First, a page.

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            Genesis chapter I and modern science

This essay argues that there is little concordance between Genesis chapter 1 and modern science, but it does bear some resemblance to other creation myths of the time, such as the Babylonian creation myth Enuma Elish.  This chapter can best be understood as a polemic against the ideas of paganism. The creation story of Genesis I is not a scientific account. It is an allegorical poem written with imagery that would have been familiar and understandable to the generation receiving the Torah.  Despite its outdated science, the contribution of this one chapter to the moral, and even scientific progress, of mankind is inestimable.   


This is hardly a minor matter.  If the Torah is the word of God it contains nothing but truth and there should be no discordance between the Torah and modern knowledge.  Conversely, lack of concordance would constitute a serious challenge to the authenticity and Divine authorship of the Bible.

In fact, there are many areas of discordance between Genesis I and modern science.  Science recognizes no factor of six in the creation of the earth.  In the Bible, a firmament called heaven is created on day 2 wedged between two layers of water.  This could represent the earth’s atmosphere.  However, on day 4, luminaries are placed in this firmament, which must therefore be considered a combination of earth’s atmosphere and outer space.  But modern science recognizes no layer of water in the upper regions of outer space.  Moreover, science tells us that the earth and sun are part of the solar system and were formed over a similar time period.  However, in the Bible, primitive earth was created on day 1 and it was not until day 4 that the sun was created.  Furthermore, vegetation was created on day 3, which is before the creation of the luminaries on day 4; but we know that sunlight is necessary for photosynthesis and plant growth.  Science also describes important interactions between the plant and animal kingdoms.  Pollination, for example, is necessary for plant reproduction and usually involves insects.  Yet in the Bible, animals were created on the sixth day, well after the creation of vegetation on day 3.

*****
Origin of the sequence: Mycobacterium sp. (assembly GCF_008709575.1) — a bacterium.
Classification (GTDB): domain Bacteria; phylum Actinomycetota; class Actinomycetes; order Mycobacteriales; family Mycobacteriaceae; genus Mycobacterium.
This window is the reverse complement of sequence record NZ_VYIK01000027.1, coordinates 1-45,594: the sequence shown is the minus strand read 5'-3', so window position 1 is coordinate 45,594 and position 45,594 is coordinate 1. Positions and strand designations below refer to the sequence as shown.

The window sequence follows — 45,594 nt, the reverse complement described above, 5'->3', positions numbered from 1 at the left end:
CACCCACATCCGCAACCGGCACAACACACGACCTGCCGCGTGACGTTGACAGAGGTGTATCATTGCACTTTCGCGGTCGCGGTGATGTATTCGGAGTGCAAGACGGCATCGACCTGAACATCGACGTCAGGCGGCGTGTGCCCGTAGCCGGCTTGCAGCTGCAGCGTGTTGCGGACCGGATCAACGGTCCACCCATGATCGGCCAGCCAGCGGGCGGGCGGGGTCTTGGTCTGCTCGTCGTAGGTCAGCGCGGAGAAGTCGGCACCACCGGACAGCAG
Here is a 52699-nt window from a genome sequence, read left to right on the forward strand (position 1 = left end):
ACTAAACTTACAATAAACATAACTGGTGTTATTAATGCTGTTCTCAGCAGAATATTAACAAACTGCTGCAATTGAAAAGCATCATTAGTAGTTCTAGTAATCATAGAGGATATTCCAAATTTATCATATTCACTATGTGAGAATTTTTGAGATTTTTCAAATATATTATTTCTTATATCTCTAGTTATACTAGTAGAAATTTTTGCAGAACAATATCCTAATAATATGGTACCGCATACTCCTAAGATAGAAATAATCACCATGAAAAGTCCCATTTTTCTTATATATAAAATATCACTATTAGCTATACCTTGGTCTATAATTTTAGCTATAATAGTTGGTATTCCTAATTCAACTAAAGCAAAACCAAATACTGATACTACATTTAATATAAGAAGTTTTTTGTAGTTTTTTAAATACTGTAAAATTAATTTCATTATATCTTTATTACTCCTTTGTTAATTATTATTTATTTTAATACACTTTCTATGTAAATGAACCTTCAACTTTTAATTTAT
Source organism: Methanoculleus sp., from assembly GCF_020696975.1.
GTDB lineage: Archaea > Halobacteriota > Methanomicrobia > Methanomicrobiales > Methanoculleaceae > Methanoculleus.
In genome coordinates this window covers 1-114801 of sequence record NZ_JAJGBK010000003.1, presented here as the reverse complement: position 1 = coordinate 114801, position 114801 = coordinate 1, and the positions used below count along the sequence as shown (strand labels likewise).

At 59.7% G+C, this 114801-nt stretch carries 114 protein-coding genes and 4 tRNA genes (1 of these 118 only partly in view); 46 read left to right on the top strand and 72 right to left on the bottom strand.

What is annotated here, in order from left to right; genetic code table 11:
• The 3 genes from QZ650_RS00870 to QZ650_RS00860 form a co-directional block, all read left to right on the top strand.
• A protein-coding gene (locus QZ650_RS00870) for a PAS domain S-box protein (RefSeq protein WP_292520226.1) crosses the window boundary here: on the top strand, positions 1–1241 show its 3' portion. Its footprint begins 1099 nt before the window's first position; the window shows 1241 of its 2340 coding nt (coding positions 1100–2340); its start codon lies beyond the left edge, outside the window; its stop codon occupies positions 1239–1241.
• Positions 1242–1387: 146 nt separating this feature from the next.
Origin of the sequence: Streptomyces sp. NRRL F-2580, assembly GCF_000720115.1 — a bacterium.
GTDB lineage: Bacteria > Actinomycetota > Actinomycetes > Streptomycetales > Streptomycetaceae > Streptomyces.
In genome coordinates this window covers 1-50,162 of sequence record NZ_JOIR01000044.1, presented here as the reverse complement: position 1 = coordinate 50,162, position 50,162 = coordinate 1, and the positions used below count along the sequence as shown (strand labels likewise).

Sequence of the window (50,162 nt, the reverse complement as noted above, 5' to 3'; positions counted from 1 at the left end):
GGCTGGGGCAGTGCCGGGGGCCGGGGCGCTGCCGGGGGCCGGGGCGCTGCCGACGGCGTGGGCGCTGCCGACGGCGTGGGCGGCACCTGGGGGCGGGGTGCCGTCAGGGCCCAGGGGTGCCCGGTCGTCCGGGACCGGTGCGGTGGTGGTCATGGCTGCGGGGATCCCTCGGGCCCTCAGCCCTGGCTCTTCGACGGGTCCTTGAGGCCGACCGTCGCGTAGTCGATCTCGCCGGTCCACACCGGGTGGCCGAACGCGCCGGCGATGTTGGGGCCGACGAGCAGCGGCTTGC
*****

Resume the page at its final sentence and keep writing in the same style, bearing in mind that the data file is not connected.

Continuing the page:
How can a religious person deal with these aspects of Torah that seem to contradict current scientific knowledge? 


One way of dealing with the discordanace is that of Biblical criticism which considers the Bible to be the product of human minds.  These authors would only have been familiar with the science of their times.  Over the course of this book, I will look critically at Biblical criticism and show that it represents a major misunderstanding of Biblical writing.

A second popular approach in the Jewish religious world is to postulate that there is no discordance between science and religion.  One of the leading proponents of this viewpoint is Dr. Gerald Schroeder who has authored several books on this topic.  In the following passage, he argues that the light created on the first day of creation is understandable within the framework of the Big Bang:


“When the universe was very young, it was also very small.  All the energy that today is spread over the reaches of space was concentrated into that confined, primordial volume……  Several hundred thousand years passed.  Temperature and photon energies had continued to fall in proportion with the universe’s expansion.  When the temperature fell below 3000°, a critical event occurred: light separated from matter and emerged from the darkness of the universe….. The light of Genesis 1:3 existed prior to the Divine separation of light from darkness, which is described in Genesis 1:4.  Both the Talmud and cosmology acknowledge that this first “light” was of a nature so powerful that it would not have been visible by humans.  We have learnt from science that the “light” of that early period was in the energy range of gamma rays, an energy far in excess of that which is visible to the naked eye.  As the thermal energy of the photons fell to 3000° K  …. they became visible as well.  Light was now light and darkness dark, theologically and scientifically. With an understanding that light was actually held within the primeval mass until being freed by the binding of electrons into atomic orbits, the enigmatic division by God between light (which is totally composed of photons) and darkness takes on a significant meaning consistent with its literal meaning.”1


It is easy to get blinded by Schroeder’s science, but what he is suggesting is that light created during the first day of creation emanated from the cooling of energy from the Big Bang. 


This is a questionable connection.  Light in Genesis I was formed subsequent to the “tohu” (desolation)” and “vohu (void)” of primordial earth, whereas radiation from the Big Bang began billions of years before earth’s creation.  


There is yet a third explanation suggested by Nahum Sarna is his book “Understanding Genesis.”2 This is that these early chapters in Genesis were written as a polemic against paganism.  A polemic can hardly be effective if there is confusion.  Therefore, the Bible used only concepts that would have been readily understandable to readers at the time the Bible was written. 


Chapter 1 of Genesis, however, is more than just a polemic against multiple gods.  Mesopotamian paganism encompassed an entire way of thinking about the functioning of society, and Genesis 1 is also a polemic against these ideas.  In fact, much of the Bible is built upon a negation of these ideas, so that Genesis I can be considered a foundation stone of the Torah.